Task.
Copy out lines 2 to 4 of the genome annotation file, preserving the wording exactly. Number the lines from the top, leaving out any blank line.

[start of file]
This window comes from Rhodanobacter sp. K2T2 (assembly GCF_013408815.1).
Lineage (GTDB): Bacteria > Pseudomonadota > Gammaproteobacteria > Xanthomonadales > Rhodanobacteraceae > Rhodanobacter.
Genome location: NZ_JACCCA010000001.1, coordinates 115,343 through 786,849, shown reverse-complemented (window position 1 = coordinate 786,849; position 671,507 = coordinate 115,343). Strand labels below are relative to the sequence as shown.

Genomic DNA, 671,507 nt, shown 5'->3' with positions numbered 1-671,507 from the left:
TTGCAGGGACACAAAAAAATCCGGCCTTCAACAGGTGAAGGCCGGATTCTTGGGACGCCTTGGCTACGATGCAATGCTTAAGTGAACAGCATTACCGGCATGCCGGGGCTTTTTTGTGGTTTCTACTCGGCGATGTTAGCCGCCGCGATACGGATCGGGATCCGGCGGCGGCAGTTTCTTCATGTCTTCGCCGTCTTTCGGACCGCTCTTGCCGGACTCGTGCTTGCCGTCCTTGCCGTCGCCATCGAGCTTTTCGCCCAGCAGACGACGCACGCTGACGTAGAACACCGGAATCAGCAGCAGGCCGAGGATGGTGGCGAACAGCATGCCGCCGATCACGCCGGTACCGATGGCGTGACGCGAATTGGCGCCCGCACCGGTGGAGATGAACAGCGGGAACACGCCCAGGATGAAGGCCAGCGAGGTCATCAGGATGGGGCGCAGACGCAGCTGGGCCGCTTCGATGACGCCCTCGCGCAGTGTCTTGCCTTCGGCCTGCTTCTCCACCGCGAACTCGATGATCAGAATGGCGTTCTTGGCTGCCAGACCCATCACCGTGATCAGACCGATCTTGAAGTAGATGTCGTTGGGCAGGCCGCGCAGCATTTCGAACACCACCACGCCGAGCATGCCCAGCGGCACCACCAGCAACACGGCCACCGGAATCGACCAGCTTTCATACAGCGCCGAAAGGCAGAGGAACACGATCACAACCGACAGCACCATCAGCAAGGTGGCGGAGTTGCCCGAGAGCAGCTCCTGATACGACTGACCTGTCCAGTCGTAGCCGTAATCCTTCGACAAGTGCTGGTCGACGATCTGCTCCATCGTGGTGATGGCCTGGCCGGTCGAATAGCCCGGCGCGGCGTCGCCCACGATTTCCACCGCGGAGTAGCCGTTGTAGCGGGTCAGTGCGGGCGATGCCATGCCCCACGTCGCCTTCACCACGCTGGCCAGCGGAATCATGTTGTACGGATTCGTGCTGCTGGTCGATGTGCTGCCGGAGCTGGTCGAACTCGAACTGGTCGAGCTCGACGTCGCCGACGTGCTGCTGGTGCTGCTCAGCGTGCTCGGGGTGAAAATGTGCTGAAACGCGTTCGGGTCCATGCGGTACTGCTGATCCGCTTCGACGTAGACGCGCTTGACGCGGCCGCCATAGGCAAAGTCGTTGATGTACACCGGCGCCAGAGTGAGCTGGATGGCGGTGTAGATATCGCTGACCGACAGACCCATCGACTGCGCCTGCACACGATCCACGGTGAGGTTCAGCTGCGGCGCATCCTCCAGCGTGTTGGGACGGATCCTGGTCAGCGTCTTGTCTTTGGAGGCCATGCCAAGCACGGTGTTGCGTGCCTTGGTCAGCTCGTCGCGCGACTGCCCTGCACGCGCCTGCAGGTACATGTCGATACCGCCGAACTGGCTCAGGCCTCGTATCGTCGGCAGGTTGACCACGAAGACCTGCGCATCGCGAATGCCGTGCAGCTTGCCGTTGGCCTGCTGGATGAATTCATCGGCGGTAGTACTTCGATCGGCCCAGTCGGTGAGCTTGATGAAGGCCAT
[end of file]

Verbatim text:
Lineage (GTDB): Bacteria > Pseudomonadota > Gammaproteobacteria > Xanthomonadales > Rhodanobacteraceae > Rhodanobacter.
Genome location: NZ_JACCCA010000001.1, coordinates 115,343 through 786,849, shown reverse-complemented (window position 1 = coordinate 786,849; position 671,507 = coordinate 115,343). Strand labels below are relative to the sequence as shown.

Genomic DNA, 671,507 nt, shown 5'->3' with positions numbered 1-671,507 from the left: